We love stinging nettle soup, although I admit, we were hesitant to try it. I mean it’s STINGING nettle? But we put our judgement aside and gave it a try. Now we look forward to it every spring! Are you ready to put aside your judgement and give it a try. I bet you’ll be pleasantly surprised.
What Does Stinging Nettle Soup Taste Like?
This soup is mild flavoured and very pleasant, very similar to spinach soup. In fact, my kids think it has a milder flavour than spinach. The potatoes help keep the flavour mild, the onions and garlic add general savoury flavour and the dill finishes it off with a friendly fresh flavour you’ll recognize.
The soup is pureed, so it’s smooth and creamy – although my version doesn’t include cream or any dairy. It’s the potatoes that give it the rich creamy texture.
You can keep this soup totally vegan by choosing your soup stock carefully.
I knew my family really liked the soup and weren’t just humouring me when my 13 year old and hubby requested leftover stinging nettle soup for lunch the next day. That was 8 years ago – now we look forward to it every spring. Or is it the delicious butter flavoured Stinging Nettle and Cheese Biscuits that I serve with soup that they await eagerly?!
Why Eat Stinging Nettle?
Stinging nettle soup is good for you! It offers a big dose of green food power. Stinging nettle is rich in Vitamin A, C, D, K, iron, calcium and protein. Pretty amazing for a plant! If you think spinach and kale are nutrition super stars, you’ll love stinging nettle!
Not only is it highly nutritious, it’s also delicious, versatile, and free! With just a couple of easy tips, harvesting and using stinging nettle is absolutely safe. Read more on How and When to Harvest Stinging Nettle.
Pregnant women, people with difficulty consuming foods high in Vitamin K and those on blood thinning medication may want to do more research into how much stinging nettle is safe to consume for them.
What about the Sting in Stinging Nettle?
There’s no doubt about it, stinging nettle stings or rather burns. Not only does it have fine prickly spines, but those “guard hairs” actually release a burning chemical mixture (formic acid) onto and into your skin. Almost immediately, you’ll feel a burning sensation that may last a few minutes or a full day. However, when boiled, steeped, steamed or dehydrated the stingers are ineffective and perfectly safe to eat.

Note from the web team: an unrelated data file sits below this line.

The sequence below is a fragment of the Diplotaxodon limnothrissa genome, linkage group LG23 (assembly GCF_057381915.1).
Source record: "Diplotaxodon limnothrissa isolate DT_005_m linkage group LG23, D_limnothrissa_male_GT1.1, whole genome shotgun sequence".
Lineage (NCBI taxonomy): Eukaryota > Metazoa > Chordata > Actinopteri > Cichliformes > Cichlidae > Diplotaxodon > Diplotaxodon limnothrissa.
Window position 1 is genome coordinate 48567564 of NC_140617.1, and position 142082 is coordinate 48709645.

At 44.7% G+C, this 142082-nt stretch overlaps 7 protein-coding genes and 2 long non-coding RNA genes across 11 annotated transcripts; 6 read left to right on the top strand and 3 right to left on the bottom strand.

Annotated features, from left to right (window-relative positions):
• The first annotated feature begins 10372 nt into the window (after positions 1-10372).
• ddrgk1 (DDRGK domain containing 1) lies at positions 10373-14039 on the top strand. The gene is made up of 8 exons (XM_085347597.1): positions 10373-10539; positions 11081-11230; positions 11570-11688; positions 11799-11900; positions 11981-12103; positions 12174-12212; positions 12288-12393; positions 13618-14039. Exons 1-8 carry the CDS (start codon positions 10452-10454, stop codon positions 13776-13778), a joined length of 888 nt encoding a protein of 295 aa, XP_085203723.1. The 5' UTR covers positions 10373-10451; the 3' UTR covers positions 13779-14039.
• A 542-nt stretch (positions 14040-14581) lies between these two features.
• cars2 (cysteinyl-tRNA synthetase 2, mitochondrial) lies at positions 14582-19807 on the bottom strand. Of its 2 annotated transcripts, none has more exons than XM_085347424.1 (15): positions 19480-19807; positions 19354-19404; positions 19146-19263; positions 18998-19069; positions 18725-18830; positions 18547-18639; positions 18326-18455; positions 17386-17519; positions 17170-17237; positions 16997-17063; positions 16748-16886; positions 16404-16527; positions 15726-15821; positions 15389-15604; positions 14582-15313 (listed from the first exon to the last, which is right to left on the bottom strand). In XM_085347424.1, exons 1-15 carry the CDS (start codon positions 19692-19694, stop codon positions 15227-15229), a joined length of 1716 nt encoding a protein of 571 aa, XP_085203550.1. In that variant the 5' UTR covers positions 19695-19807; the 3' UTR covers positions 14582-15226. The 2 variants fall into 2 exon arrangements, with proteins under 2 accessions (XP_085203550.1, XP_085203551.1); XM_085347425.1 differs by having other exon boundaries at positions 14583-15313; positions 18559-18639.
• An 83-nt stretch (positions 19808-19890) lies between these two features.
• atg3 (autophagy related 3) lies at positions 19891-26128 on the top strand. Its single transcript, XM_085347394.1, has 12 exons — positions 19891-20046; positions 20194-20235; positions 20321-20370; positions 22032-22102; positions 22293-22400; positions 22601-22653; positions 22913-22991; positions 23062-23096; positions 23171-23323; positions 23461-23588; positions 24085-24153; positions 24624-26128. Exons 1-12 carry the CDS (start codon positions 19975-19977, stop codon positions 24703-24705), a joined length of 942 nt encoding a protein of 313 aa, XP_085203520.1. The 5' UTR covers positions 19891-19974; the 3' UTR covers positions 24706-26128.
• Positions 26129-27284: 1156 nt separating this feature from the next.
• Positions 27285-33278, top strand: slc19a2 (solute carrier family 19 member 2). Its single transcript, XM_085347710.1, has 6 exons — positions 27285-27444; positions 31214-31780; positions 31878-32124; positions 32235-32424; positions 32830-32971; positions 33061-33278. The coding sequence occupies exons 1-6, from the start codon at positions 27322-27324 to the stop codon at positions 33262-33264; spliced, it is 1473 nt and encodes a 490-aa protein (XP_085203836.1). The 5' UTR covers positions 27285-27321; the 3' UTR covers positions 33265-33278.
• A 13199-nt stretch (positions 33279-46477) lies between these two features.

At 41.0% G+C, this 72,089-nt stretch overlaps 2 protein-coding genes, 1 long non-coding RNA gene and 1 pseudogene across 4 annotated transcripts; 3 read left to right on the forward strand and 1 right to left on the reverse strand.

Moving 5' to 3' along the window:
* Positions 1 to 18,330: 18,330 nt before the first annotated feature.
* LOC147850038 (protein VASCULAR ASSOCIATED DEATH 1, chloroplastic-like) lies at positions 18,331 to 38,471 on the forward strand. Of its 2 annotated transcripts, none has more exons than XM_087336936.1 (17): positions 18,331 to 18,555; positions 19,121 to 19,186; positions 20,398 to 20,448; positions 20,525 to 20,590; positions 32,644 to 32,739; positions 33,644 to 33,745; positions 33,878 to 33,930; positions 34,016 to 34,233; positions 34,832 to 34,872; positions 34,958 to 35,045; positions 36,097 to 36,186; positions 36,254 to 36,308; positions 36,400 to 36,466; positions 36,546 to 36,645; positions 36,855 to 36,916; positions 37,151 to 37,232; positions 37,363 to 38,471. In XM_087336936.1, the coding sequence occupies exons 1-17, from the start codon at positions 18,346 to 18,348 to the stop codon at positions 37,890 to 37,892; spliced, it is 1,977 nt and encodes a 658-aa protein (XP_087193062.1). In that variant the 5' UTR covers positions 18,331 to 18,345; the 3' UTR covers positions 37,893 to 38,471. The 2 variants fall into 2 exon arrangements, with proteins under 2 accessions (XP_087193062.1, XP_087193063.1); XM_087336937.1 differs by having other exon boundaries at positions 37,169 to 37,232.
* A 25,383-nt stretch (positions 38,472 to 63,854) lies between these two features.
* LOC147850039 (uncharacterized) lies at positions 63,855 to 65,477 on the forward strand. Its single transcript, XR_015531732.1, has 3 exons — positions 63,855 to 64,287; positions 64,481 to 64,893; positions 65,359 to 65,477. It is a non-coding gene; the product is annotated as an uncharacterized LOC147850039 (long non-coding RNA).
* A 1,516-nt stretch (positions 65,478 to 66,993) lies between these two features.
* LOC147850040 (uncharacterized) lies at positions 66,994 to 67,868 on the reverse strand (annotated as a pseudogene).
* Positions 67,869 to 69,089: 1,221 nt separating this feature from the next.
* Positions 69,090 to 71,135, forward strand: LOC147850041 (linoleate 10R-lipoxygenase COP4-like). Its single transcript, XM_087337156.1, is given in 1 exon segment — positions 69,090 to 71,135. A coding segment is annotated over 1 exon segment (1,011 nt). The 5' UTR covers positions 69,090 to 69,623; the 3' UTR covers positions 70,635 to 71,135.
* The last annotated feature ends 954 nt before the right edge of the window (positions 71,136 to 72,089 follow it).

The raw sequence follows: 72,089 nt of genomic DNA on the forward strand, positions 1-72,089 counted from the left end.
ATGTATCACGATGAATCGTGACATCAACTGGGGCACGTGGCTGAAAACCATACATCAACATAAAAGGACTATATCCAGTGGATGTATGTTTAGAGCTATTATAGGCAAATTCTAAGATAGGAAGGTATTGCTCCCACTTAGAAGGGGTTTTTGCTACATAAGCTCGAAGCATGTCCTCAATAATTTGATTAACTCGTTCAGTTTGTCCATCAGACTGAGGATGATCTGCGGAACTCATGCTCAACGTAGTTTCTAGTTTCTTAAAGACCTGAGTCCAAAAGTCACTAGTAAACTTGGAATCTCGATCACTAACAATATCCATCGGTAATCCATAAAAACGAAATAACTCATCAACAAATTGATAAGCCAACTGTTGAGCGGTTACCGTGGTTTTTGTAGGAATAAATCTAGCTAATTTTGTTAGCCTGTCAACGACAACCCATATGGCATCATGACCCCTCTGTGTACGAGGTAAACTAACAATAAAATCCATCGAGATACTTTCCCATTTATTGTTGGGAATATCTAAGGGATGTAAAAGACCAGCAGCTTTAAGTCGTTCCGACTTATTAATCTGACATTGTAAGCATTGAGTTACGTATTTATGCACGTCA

To prevent close encounters with fresh stinging nettle, I wear long pants, long sleeves and use gloves when harvesting this wild edible.
I keep wearing gloves while washing and prepping the stinging nettle. The sting is de-activated once nettle is cooked or dried – so there is no sting to this soup.
Never eat raw stinging nettle. Nettle is only safe to eat once it has been cooked or dried.
When to Harvest Stinging Nettle?
Harvest stinging nettle in spring (May to June) when the tender new leaves or nettle tops forming. Use scissors to cut only the top few leaves. This will allow the plant to regrow and thrive throughout the summer.
Do not harvest when nettle has flowers or seeds. At this stage, nettle produces cystoliths or calcium deposits that may irritate kidneys.
Avoid harvesting after nettle flowers and seed heads form as the plant will become gritty and tough with silica particles.
For full details on harvesting stinging nettle, including a video Read – How to Harvest Stinging Nettle
How Long Can I Store Stinging Nettle
Harvested nettles can be kept in the fridge for 7-10 days. Do not wash until ready to use. Keep in the fridge in a plastic bag with a cloth or paper towel to absorb any moisture.
How to Prepare Stinging Nettle
For our soup, I picked about 6 cups of loosely packed leaves. When ready to make the soup, I wash the nettle by swishing in a bowl of water, rinsing and repeating until dirt and any insects are gone. Drain and get ready to slice.
After washing, I separated the leaves from stems so I can cook the stems with the onions so they’re nice and tender. It’s kind of like celery – you cook the stalks longer than you would the leaves. I wait to cook the leaves until the very end so I keep that nice fresh, green colour.
Click here to get full details on How to Prepare Stinging Nettle for Eating
Recipe for Stinging Nettle Soup
Stinging Nettle & Potato Soup
- With rubber or latex gloves, wash and rinse stinging nettle.
- Separate the leaves from the stems and keep both piles separately.
- Heat oil in a large pot over medium heat.
- Add onion to pan and cook until starting to soften, about 2 minutes.
- Stir in garlic and potatoes, cook for 5 minutes over medium heat stirring every minute or so until potatoes begin to stick. Do not allow onion or garlic to brown.
- Roughly chop stinging nettle stems and add to pan.
- Add stock to pan, bring to boil and then simmer for 10 to 15 minutes until potatoes and nettle stems are soft.
- Add nettle leaves and cook until wilted, about 2 minutes.
- Remove from heat.
- Use an immersion blender to puree all ingredients into a smooth soup.
- Add salt and pepper to taste.
- Add chopped dill.
By adding the nettle leaves at the very end and only cooking them for 2 minutes, you’ll get a nice bright green color.
Nutrition Facts (per serving)
More Articles and Recipes on Stinging Nettle
If you try this nettle soup recipe, let me know what you think. Leave a comment below or reach me on Instagram @getgettys or Facebook @GettyStewart.HomeEconomist.
Getty Stewart is a Professional Home Economist, speaker, frequent media guest and writer dedicated to putting good food on tables and agendas. She is the author of several recipe books on enjoying and preserving fruit, Founder of Fruit Share, a mom and veggie gardener. Sign up to get articles by Getty delivered to your inbox. You’ll get recipes, practical tips and great food information like this.